The Australian Competition and Consumer Commission (ACCC) is calling on the Australasian Performing Right Association (APRA) to provide greater transparency about licence fees and royalties if it is to reauthorise its musical works licensing arrangements for a further four years.

The APRA and its members hold performing rights for almost all commercially popular music played or performed in Australia and earn royalties from those rights. In most cases, members assign these rights on an exclusive basis to APRA, which collects royalties by imposing licence fees on users of that music.

For many businesses that play music, including retailers, cafes and bars, their only option is to obtain and pay for a licence from APRA.

ACCC deputy chair, Mick Keogh said, “Collective management of copyright is generally more efficient than songwriters having to independently negotiate and collect royalties directly from each business that plays their songs. However, APRA’s exclusivity provisions can mean higher fees for some businesses that want to play music.”

There are concerns about the licence fees charged by the APRA due to lack of transparency and accountability both to members and to businesses from which it collects licence fees.

The ACCC will grant reauthorisation to the APRA with a number of conditions that limit its market power and help protect songwriters and small businesses.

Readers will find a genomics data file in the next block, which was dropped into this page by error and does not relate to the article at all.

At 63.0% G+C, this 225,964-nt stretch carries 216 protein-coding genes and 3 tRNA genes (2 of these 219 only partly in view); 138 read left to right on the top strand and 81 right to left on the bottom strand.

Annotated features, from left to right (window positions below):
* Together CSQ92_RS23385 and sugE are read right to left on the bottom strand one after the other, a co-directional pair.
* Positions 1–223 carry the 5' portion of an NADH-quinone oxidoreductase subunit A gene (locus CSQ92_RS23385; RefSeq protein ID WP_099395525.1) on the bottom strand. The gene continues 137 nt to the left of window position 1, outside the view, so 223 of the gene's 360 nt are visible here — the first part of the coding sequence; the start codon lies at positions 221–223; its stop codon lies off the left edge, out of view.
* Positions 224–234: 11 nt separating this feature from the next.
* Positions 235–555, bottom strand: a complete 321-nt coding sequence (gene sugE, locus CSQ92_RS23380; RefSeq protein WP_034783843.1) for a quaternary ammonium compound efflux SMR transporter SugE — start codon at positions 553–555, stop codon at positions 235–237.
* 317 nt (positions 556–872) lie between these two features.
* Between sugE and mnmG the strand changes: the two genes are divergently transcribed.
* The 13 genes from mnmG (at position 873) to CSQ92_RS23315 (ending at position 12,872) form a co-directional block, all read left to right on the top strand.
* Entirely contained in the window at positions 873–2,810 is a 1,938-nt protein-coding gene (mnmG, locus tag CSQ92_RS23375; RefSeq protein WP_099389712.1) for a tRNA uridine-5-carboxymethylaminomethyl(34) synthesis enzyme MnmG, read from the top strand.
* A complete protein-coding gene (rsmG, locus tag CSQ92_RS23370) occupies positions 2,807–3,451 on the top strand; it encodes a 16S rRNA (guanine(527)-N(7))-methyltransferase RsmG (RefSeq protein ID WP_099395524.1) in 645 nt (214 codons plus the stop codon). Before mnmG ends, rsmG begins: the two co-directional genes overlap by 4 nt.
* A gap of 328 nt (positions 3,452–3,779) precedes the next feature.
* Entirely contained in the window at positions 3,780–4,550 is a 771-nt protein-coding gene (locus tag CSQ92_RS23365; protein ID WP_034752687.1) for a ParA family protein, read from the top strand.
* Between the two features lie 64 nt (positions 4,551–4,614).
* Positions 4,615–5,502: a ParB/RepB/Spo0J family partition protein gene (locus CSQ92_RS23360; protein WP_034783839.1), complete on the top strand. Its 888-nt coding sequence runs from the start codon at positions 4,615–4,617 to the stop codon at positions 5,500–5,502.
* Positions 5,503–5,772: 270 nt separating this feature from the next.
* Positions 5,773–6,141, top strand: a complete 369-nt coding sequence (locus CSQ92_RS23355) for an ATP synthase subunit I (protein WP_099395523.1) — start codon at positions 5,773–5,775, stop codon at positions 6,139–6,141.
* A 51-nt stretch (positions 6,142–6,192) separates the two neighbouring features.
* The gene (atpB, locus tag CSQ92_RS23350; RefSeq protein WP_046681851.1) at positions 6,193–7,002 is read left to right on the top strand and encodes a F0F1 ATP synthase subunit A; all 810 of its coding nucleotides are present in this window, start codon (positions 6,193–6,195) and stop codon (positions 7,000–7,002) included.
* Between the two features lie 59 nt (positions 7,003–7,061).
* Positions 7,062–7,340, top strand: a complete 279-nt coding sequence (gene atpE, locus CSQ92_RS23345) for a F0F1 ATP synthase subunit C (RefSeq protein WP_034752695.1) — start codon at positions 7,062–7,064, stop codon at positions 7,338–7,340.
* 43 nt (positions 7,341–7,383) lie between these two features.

The APRA must publish its methodologies for calculating the rates for each category of licence and an explanation each time licence rates are increased by more than CPI. In addition, APRA must publish more detailed information about its royalty distributions to its members, publish an annual transparency report with information on rights revenue, operating costs and payments to members, and continue the ‘Resolutions Pathways’ alternative dispute resolution scheme.

“If the information APRA publishes about how it calculates its licence rates is not sufficiently clear and detailed, the ACCC is able tor require that an independent report be prepared,” Keogh said.

The APRA said it appreciated the opportunity to respond to various industry submissions made to the ACCC during the authorisation renewal process and looks forward to implementing improvements to continue to better serve its members and licensees.